Another important change that has come under Keller is the change at left-back, with Sead Kolasinac taking over the starting role from Christian Fuchs.  The young 19-year-old Karlsruhe-born full-back has been excellent, especially considering he was playing for Schalke’s II side in the Regionalliga in December.

Still another promising youngster, 17 year-old Max Meyer, has also made his senior debut under Keller’s tutelage. After amazing displays for Schalke’s U19 team (17 goals in 20 appearances) and being a regular feature of German’s U17 side. Meyer was handed his debut in Schalke’s 2-2 draw away at Mainz. Despite the poor situation the club was going through at the time, Keller gave Meyer another chance a week later in the 2-1 win against Fortuna Düsseldorf and has maintained him as a first-team member ever since.

As for the loan signings, their impact has also been a key part of Schalke’s turn in fortunes. Michel Bastos has played on either wing and has contributed four goals and an assist, starting every game since he arrived, without underestimating his energetic style of play and the trouble he causes to the opposition going forward. His Brazilian countryman Raffael has also provided a touch of class in the midfield, contributing no fewer than four assists and popping up with two goals, including the all-important last-minute penalty in the 2-2 draw against Bayer Leverkusen.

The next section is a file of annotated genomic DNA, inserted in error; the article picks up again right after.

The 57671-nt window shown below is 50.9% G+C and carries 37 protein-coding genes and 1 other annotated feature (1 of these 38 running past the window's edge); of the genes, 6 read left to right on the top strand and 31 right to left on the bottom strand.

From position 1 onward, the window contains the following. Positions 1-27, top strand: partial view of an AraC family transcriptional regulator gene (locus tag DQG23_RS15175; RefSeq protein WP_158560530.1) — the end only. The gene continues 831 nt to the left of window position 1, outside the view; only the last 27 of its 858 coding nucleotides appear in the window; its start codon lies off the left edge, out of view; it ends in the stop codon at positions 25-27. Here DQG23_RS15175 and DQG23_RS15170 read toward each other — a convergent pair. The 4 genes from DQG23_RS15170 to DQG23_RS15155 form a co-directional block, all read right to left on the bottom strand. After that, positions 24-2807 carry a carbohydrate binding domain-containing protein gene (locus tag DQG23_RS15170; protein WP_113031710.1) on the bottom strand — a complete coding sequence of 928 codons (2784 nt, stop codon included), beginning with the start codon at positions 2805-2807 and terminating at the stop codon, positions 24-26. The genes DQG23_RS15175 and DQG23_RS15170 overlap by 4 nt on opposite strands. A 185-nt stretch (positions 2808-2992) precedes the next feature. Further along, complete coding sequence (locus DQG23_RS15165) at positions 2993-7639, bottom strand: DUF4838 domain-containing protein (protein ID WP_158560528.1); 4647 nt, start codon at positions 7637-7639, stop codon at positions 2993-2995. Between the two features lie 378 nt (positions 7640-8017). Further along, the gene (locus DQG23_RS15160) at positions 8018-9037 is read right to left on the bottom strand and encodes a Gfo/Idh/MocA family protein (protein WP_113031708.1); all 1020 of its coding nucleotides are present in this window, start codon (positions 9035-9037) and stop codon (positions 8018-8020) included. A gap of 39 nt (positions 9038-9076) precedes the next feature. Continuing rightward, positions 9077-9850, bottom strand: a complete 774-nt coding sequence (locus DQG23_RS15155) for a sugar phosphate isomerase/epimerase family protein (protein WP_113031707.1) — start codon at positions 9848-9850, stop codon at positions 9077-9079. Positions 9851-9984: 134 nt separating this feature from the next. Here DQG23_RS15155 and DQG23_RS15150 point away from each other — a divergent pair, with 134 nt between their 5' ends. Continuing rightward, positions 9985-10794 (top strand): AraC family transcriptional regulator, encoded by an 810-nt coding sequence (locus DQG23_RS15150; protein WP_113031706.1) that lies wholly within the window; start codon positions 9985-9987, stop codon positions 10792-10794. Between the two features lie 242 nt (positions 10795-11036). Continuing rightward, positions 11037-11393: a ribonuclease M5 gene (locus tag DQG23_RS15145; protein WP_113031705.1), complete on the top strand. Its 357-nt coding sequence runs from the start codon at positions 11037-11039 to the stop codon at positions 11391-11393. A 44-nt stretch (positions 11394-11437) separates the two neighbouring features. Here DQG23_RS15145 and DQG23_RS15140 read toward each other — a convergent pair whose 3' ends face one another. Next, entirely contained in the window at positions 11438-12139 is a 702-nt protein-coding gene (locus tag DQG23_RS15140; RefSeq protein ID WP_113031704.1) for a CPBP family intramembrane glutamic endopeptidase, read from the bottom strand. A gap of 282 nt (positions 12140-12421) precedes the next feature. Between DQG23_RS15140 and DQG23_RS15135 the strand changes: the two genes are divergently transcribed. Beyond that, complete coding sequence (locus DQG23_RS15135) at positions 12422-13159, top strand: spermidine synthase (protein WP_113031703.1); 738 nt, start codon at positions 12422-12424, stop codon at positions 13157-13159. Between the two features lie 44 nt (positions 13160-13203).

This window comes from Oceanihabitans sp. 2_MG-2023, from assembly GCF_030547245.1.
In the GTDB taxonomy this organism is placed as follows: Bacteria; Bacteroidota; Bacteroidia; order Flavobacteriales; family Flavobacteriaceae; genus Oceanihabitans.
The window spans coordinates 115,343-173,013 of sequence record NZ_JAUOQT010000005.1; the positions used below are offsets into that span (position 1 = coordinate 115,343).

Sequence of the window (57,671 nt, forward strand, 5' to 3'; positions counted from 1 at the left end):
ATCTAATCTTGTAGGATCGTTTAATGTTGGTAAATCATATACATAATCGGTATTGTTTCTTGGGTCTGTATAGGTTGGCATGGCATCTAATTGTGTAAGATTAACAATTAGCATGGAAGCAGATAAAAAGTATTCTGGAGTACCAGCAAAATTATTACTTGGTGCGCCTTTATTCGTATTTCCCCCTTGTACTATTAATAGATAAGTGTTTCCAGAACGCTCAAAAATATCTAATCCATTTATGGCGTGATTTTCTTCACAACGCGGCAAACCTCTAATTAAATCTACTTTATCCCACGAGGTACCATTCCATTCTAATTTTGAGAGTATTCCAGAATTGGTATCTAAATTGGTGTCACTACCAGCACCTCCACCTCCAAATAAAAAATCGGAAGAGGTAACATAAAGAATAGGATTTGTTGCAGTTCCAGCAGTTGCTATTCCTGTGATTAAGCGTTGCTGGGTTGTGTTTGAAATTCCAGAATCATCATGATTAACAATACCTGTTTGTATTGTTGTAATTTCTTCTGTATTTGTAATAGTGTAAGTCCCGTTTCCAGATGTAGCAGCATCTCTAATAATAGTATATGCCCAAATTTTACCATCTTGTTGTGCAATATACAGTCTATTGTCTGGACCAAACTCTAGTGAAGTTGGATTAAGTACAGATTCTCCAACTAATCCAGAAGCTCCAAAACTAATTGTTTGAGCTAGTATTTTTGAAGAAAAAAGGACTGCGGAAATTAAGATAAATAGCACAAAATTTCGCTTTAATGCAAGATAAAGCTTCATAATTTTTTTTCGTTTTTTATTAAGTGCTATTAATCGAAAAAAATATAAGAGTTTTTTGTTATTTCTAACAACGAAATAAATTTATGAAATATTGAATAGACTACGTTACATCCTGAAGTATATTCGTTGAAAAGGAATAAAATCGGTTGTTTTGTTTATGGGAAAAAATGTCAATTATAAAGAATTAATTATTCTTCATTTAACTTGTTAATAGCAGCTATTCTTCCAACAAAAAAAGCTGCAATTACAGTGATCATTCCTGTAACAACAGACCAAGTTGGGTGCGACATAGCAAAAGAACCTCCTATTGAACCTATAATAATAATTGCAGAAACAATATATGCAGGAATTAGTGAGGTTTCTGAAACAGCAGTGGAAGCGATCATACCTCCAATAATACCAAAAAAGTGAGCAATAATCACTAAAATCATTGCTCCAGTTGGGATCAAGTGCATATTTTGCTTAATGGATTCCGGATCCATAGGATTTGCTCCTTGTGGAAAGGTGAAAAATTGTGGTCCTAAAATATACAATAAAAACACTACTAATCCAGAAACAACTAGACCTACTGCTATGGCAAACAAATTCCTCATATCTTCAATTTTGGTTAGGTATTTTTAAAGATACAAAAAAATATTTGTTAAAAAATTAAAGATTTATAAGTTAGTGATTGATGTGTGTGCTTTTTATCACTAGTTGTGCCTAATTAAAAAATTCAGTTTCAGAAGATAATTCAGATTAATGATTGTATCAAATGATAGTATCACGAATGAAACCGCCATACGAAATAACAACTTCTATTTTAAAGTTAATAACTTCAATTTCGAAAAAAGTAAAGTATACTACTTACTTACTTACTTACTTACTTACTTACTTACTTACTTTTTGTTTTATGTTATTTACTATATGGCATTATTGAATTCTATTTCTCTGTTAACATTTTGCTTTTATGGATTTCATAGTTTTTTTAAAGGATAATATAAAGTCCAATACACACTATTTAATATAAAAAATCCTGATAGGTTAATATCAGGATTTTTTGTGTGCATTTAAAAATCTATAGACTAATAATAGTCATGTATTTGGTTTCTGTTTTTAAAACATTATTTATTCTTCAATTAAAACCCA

Despite being knocked out of the Champions League (3-4 on aggregate against Galatasaray), Schalke fans cannot be too disappointed with how this season is going to end, taking into consideration how it was looking in winter. They now have a young squad with some exciting talents, have done the double over Dortmund this season, Huntelaar is scoring again after his serious injury and they will most likely be playing Champions League football next season. Perhaps it’s one place below what they achieved last year but, but all things considered, it’s a result that fans would have settled for a few months ago.

What part has Keller had in all of this? Well, as they say, Rome wasn’t built in a day and the slump early in his tenure can only be attributed as the continuation of the mistakes that were made by his predecessor and the events that happened during the time that he was at the club. Having been given time to make his own decisions, put in his own players and develop his style, Keller has taken Schalke to that coveted 4th place when few thought he would even take them to a Europa League spot.

With Keller’s contract finishing this summer, there has been much speculation as to who will replace him, with names like Stefan Effenberg being thrown into the mix, but Keller’s position is strengthened with every result that Schalke pick up. Heldt recently said in a press conference that Keller has done “an unbelievable job” and that “the players are highly satisfied working with him”, also stating that the choice to appoint him was the right one despite also admitting that speaking to other candidates is part of his job. If Schalke finish in 4th place, replacing Keller for the new season might be the wrong choice.

Header courtesy of facebook.com/S04

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Aleix Gwilliam

Is a 27-year-old living in Barcelona who gets more pleasure from watching German lower-league football than from going to watch his hometown team at the Camp Nou every other week. Passionate about European football, its history and culture, you can follow him on Twitter at @AleixGwilliam